The Irish DPC has taken some heat for perceived softness in issuing GDPR fines to Big Tech. A $267 million fine issued to WhatsApp is the first substantial amount that the Irish regulator has assessed, but it comes amidst accusations and criticism.
Outgoing UK Information Commissioner Elizabeth Denham has suggested a shift in focus from individual cookie popups at each website to regulation of browsers and devices as the source of expressing user tracking preferences.
Many businesses are still struggling to understand and comply with data protection laws and regulations. Study finds that 62.4% of companies are still not ‘completely compliant’ with data regulations which means vulnerable consumers.
Comprehensive mandates like the California Privacy Rights Act (CPRA) require extensive preparation—those with processes in place before it arrives will manage it best, and perhaps even derive benefits from it.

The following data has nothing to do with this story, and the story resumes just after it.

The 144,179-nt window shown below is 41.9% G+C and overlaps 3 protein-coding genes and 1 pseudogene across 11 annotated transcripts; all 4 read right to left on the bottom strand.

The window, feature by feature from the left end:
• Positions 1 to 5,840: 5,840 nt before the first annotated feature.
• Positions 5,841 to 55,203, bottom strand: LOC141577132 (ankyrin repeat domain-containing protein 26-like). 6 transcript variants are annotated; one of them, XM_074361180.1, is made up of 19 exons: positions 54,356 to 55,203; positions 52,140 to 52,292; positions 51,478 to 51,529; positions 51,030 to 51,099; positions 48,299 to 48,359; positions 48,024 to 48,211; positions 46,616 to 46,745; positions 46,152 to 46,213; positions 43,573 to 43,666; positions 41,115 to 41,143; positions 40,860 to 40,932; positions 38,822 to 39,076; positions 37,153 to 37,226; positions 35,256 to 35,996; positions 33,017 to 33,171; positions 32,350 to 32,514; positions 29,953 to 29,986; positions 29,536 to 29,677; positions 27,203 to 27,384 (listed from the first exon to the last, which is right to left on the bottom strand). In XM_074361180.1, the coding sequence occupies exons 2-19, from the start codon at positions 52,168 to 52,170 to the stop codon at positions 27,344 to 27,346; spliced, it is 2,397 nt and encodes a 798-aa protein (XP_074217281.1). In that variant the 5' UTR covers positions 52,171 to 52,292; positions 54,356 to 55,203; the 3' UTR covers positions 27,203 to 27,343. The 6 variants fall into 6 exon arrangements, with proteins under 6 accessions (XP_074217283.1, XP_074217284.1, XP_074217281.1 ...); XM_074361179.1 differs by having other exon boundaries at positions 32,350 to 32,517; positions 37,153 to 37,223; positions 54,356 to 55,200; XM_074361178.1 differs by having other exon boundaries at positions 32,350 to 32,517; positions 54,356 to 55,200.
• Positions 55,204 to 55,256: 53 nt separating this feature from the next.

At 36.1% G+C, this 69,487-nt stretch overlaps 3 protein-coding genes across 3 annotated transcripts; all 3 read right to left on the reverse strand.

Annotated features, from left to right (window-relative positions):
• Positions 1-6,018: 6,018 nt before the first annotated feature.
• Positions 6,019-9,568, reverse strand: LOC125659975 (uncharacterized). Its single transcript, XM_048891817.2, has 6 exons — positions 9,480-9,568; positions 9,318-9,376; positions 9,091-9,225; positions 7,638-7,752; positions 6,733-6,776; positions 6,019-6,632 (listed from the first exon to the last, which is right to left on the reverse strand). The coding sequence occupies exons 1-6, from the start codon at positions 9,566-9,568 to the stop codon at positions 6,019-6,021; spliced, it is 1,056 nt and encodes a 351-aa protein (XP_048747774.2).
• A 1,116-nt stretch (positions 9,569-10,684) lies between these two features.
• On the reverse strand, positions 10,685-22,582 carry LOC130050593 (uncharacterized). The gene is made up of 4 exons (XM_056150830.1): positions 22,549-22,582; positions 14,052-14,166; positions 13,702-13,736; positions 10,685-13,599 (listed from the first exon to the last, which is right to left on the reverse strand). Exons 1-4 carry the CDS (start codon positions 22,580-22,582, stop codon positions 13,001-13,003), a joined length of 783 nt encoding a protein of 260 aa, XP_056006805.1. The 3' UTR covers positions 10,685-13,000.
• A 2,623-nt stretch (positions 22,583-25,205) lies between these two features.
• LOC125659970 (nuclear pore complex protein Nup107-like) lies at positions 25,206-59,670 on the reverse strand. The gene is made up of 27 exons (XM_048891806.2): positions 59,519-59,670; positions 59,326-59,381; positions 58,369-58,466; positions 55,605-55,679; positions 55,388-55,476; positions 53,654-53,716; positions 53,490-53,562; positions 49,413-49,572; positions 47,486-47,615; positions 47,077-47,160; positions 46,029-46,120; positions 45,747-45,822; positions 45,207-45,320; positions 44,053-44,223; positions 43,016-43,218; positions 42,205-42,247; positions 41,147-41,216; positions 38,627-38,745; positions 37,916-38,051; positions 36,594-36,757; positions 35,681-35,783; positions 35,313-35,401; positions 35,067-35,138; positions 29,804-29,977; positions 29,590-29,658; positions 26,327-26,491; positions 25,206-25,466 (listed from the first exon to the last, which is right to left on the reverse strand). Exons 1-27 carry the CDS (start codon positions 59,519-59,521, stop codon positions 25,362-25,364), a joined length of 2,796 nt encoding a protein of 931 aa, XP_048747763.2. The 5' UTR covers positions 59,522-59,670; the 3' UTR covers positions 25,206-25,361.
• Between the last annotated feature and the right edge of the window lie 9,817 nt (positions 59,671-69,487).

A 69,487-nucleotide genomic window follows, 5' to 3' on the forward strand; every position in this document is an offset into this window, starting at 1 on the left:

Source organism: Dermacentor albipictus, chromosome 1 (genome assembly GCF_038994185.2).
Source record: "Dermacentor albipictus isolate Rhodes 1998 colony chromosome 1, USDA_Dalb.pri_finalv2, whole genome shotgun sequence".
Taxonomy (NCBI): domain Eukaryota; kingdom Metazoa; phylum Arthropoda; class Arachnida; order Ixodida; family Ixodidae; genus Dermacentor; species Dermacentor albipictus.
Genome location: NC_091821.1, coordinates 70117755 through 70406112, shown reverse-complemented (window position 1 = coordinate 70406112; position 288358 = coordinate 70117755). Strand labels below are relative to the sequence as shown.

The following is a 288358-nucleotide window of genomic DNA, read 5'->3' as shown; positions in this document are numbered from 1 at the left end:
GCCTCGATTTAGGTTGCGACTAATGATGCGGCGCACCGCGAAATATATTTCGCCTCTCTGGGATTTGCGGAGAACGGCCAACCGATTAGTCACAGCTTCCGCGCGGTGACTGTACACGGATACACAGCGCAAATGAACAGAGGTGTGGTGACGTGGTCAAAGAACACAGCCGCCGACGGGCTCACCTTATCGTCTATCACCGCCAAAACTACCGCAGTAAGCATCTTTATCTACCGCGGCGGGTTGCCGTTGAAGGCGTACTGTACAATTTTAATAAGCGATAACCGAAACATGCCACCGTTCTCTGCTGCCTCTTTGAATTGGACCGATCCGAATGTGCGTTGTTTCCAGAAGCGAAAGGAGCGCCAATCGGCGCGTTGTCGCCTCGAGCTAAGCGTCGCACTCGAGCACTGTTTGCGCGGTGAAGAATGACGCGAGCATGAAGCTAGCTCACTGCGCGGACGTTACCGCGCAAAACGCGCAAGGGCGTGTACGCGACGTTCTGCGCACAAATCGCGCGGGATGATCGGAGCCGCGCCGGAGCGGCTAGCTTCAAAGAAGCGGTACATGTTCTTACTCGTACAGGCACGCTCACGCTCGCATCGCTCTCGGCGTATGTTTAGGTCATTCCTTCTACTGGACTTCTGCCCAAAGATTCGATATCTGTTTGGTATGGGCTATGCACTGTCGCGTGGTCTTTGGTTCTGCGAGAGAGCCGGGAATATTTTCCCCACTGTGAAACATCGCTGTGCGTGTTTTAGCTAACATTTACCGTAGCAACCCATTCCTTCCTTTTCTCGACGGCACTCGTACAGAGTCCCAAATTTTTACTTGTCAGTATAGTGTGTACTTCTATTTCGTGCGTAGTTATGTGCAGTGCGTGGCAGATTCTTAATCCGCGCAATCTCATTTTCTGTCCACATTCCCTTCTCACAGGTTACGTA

One probe calls TikTok’s #GDPR compliance into question due to data transfers to China. The other is on a theme that has been causing TikTok problems for years now: its collection and handling of the personal data of children.
Concerns about data protection and user privacy have spurred a new type of market, where spending on tools that promise such protection is expected to exceed $8 million in 2022.
Proposed fruits of the Irish DPC's three-year investigation into Facebook's consent and transparency violations are GDPR fines that would amount to a maximum of about $36 million to $42 million, or what the company makes roughly every two hours.
If the new rules are approved, a broad range of Chinese companies will be subject to screening of data transfers that involve personal information or pertain to critical infrastructure.
Anyone operating a business that violates the privacy rights of people in Quebec or fails to meet Quebec's stringent new requirements for protecting personal information may face administrative monetary penalties, fines, binding orders, and civil action.